The speedy shortfin mako shark has a secret weapon to fight drag: bristling denticles that line its fins and tail. Denticles are tiny, anvil-shaped enamel scales on the mako’s skin. In the photo above, each one is about 100 microns across. Under normal conditions, with flow moving over the shark from nose to tail, the denticles lie flat, providing no interference.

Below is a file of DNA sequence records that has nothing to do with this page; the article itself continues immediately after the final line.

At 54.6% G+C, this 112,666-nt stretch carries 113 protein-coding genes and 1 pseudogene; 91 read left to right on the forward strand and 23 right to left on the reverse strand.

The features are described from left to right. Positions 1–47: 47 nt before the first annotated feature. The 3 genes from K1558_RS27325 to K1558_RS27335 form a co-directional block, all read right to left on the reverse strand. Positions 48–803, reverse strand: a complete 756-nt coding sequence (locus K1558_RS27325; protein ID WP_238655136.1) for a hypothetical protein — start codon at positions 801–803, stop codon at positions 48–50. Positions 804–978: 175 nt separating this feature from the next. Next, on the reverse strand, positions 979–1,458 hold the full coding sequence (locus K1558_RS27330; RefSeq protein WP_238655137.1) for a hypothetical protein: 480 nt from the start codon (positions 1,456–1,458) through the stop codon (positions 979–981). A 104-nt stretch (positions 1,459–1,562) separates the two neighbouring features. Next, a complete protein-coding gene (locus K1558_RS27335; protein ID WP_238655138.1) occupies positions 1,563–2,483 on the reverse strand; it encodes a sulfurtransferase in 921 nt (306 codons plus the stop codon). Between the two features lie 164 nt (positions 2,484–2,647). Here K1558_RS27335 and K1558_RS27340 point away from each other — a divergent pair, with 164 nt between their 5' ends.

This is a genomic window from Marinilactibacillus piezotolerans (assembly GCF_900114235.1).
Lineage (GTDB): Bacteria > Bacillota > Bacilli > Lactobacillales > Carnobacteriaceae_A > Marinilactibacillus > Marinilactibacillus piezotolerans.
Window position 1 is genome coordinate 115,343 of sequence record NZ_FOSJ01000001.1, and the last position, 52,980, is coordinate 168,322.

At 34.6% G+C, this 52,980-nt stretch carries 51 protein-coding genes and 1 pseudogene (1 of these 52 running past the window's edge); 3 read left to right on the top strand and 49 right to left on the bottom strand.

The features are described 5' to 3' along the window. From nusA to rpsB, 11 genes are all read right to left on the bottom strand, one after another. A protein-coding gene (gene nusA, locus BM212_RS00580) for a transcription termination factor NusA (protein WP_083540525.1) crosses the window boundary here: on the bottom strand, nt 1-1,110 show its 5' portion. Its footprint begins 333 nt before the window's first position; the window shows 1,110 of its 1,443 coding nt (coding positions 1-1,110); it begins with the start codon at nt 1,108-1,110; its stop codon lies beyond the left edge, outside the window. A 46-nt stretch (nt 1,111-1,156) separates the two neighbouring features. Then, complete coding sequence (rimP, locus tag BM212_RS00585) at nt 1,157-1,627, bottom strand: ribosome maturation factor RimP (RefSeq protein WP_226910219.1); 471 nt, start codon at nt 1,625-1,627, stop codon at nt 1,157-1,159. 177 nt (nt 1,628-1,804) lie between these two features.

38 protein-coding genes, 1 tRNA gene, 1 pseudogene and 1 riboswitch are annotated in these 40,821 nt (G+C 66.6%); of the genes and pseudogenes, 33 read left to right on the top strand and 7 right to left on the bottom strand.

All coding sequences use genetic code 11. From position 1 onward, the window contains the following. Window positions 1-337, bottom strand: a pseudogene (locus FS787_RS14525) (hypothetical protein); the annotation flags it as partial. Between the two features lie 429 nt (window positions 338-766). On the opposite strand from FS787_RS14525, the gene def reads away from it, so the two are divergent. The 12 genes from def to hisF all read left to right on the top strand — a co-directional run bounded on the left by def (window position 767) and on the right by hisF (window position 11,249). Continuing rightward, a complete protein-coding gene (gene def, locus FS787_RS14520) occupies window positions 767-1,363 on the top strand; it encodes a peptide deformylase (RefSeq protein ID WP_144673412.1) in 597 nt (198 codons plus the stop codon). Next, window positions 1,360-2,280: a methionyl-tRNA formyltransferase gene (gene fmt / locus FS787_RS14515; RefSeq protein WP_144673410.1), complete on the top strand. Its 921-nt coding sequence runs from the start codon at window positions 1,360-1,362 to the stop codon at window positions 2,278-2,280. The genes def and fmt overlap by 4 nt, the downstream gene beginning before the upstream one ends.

But when sudden changes in flow near the shark’s skin cause water to begin moving in the opposite direction, the denticles flare up. Their rise interferes with the reversed flow, trapping it in small eddies beneath each denticle. Since that flow reversal is a precursor to the flow separating from the shark’s body, the bristling effectively cuts off flow separation before it can begin. The result is much less separation and much lower drag. Once the flow stops trying to move upstream, the denticles settle back into their original place. (Image credit: mako shark – jidanchaomian, denticles – J. Oeffner and G. Lauder, illustration – A. Lang, bristling – A. Lang et al.; research credit: A. Lang and A. Lang et al.; submitted by Kam-Yung Soh)